Friday, February 29, 2008

Q: What do you do if someone tells you to nurse in a bathroom?

A: Contact FirstRight, a new advocacy group that "aspires to ensure freedom from discrimination for breastfeeding mothers and their children."

FirstRight says they work collaboratively with other organizations to protect, promote and support breastfeeding as the cultural norm.

So, if you need help latching your baby on or dealing with sore nipples call La Leche League. If someone tries to kick you out of Applebees for breastfeeding, call FirstRight.

The FirstRight website links to their committees - a discrimination task force, Education committee and legislative committee. There are also links to their advisory counsel (each member is pictured breastfeeding their child(ren) and a form where you can report breastfeeding discrimination. However, they are not lawyers. My guess is they will help and support you are if planning a nurse-in or trying to write or encourage legislation to protect or promote breastfeeding in your state.

Good to see mamas coming together to make a difference in the world!


FreshAir said...

I breastfed both of my daughters and did so in bathrooms, but because it was my choice. I was not someone who felt it was appropriate to feed anywhere. I did feel that privacy was needed. I have never been asked to go to a bathroom, but if I was I believe I would probably just stay where I was. Does this happen more if you are African-American or caucasian?

Praise4D said...

The whole public/private issue with nursing is a tough one. I personally thought of it as an honor to be able to nurse my two; however, I can't say that I'm as comfortable as some might be to have done it in a public area. The times when I have had to nurse my children outside of the home, I made sure that I was appropriately covered. And, if I was in a situation wherein I was nursing my children and was covered but was still asked to go to a restroom, I probably would have declined and stuck to my guns to be able to feed my children AS NEEDED. I think for many Black women, it is a very uncomfortable act to do outside of the home because it's not a regular topic of conversation - at least it wasn't in my home. I do see way more White women doing it than Black women.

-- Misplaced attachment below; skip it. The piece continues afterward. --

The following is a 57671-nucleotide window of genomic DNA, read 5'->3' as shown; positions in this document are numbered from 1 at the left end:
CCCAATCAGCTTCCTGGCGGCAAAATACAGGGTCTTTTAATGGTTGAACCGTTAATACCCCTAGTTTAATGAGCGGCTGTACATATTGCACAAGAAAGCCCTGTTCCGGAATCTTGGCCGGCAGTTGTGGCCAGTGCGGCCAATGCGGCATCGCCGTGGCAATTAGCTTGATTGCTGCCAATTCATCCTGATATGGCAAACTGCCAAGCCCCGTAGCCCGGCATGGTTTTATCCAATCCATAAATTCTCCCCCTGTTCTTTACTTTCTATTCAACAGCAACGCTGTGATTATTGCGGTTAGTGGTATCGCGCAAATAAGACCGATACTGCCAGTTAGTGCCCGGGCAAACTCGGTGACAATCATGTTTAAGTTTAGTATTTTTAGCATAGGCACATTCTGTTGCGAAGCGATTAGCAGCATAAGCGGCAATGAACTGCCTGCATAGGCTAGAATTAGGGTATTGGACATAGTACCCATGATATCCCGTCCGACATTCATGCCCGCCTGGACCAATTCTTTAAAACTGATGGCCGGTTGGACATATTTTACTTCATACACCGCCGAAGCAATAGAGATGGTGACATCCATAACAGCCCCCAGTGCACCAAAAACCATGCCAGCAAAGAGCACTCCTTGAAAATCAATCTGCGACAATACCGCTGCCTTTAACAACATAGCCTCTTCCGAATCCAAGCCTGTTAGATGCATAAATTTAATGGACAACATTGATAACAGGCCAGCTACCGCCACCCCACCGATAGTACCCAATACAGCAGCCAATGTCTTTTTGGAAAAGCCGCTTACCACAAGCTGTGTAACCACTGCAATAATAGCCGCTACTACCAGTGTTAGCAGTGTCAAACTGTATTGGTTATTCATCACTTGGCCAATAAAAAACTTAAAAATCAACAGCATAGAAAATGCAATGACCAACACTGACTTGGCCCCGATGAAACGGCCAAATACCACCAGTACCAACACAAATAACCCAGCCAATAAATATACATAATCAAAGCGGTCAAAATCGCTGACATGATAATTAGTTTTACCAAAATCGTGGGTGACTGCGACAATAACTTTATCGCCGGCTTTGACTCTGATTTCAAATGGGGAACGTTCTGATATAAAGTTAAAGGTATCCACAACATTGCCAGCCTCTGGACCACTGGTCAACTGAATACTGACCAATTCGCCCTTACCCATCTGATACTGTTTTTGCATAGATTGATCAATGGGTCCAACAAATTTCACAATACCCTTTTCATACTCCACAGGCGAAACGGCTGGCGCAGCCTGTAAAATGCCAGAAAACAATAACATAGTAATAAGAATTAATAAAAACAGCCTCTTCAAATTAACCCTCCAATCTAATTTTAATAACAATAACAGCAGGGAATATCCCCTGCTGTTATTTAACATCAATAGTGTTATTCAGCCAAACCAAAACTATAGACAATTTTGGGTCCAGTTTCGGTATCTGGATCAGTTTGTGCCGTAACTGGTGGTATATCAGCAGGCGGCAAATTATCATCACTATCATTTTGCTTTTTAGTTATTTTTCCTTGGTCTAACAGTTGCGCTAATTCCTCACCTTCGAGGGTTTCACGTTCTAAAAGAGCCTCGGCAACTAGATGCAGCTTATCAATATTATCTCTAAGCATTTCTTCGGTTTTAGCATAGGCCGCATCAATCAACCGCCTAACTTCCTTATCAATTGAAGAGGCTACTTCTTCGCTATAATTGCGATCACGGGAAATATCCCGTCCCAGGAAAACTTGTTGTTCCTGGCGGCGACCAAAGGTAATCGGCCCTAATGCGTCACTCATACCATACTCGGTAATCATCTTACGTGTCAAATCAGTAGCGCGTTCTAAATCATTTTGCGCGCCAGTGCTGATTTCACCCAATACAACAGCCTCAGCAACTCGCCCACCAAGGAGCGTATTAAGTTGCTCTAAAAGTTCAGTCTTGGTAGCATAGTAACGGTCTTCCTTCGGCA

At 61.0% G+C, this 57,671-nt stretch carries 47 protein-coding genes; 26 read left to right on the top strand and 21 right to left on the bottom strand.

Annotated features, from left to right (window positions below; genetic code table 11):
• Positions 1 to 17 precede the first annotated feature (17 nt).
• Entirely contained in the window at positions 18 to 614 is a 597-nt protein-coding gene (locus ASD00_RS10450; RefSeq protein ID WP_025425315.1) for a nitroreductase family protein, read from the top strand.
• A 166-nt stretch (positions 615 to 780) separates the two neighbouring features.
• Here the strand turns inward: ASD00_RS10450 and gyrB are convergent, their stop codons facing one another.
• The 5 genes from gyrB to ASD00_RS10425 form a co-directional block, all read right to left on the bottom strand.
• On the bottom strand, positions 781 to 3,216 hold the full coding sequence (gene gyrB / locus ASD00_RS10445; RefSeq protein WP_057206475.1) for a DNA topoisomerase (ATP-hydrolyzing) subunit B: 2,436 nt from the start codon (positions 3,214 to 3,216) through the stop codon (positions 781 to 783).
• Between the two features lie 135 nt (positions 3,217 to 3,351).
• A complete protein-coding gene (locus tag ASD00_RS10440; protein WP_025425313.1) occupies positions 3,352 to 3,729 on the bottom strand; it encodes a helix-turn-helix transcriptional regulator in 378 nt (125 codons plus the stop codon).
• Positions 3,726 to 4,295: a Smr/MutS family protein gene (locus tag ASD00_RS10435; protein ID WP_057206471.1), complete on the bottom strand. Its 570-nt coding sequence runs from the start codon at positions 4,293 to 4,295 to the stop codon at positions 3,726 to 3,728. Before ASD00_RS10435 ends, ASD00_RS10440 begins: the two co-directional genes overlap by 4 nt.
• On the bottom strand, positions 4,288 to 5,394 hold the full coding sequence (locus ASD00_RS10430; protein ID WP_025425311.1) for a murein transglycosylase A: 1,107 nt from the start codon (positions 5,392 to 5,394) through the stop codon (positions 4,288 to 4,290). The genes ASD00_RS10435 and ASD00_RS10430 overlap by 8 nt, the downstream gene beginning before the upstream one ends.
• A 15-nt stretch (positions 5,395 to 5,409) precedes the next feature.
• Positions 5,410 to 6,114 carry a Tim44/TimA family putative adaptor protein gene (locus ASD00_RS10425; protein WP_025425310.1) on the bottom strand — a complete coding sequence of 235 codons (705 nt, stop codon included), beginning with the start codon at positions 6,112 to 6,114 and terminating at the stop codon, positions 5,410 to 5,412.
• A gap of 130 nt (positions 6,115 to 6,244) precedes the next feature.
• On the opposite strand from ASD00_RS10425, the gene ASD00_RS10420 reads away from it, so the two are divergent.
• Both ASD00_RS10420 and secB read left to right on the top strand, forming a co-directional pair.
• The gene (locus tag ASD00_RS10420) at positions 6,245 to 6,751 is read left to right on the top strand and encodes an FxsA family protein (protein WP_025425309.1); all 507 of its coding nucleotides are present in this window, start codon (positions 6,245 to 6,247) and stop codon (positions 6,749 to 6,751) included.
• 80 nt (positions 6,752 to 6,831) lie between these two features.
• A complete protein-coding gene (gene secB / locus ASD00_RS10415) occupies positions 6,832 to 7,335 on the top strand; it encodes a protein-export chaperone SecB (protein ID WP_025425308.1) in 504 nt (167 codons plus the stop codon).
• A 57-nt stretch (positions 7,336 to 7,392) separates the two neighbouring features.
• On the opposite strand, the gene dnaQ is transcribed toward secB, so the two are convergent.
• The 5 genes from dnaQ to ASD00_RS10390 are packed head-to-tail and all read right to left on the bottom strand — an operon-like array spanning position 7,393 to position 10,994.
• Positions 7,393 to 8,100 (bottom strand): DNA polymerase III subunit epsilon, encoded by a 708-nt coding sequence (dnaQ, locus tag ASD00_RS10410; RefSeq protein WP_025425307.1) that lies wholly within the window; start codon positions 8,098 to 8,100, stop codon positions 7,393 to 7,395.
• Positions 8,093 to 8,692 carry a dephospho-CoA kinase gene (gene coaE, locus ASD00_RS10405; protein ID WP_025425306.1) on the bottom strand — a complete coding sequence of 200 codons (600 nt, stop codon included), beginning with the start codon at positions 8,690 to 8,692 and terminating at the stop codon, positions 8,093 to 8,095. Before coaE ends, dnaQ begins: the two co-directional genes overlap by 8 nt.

Sarah said...

I don't have any kids myself, but I would not leave the room to nurse in a bathroom. Breast feeding is a natural, normal, and healthy start for any child to have in life.

I could not say which race this happens more with..... breast feeding in general is becoming a thing of the past!

Wellness Girl said...

As an African American woman that breast fed all three of her children, I would not in anyway be offended by the request to nurse in the bathroom opposed to out in the open. I feel it doesn’t necessarily have anything to do with race or ethnicity, but with an individual’s values, norms, and personality. Personally, all three would play a part in my choice to use the bathroom on my own to nurse, without being asked. However, I am aware that many people may not feel as I do and would go down fighting for what they believe are their rights. But for me, I would choose the private, selfish route in spending quality time with my child without interruptions.

freshair said...

As a caucasian female I have noticed, as did praise4d, that more white women seem to breastfeed in public than black women. I think part of it goes back to the original women's lib thing. More white women were vocal then and even now are vocal in public about many issues. Regardless of race though I feel you should be able to choose where you would like to breastfeed and not be asked to go elsewhere. It is a definite bonding experience, which many women find very private. This has been very seems women, regardless of race, view this the same way-personal bonding. I agree with Sarah that it appears breastfeeding is becoming a thing of the past-what a shame, there is nothing like it! Thanks.

FreshAir said...

Although this topic was primarily for African-Americans I believe it is a topic that all women must discuss. I found it interesting that Sarah thought Breastfeeding was on its way out. I hear women all the time talking about how they plan to breastfeed. I hope that is not the case since BF is such a bonding experience. I do agree with praise4D that BF is more common among whites. That appears to be of a cultural issue, maybe not discussed as often or not strongly pushed. Thank for the input.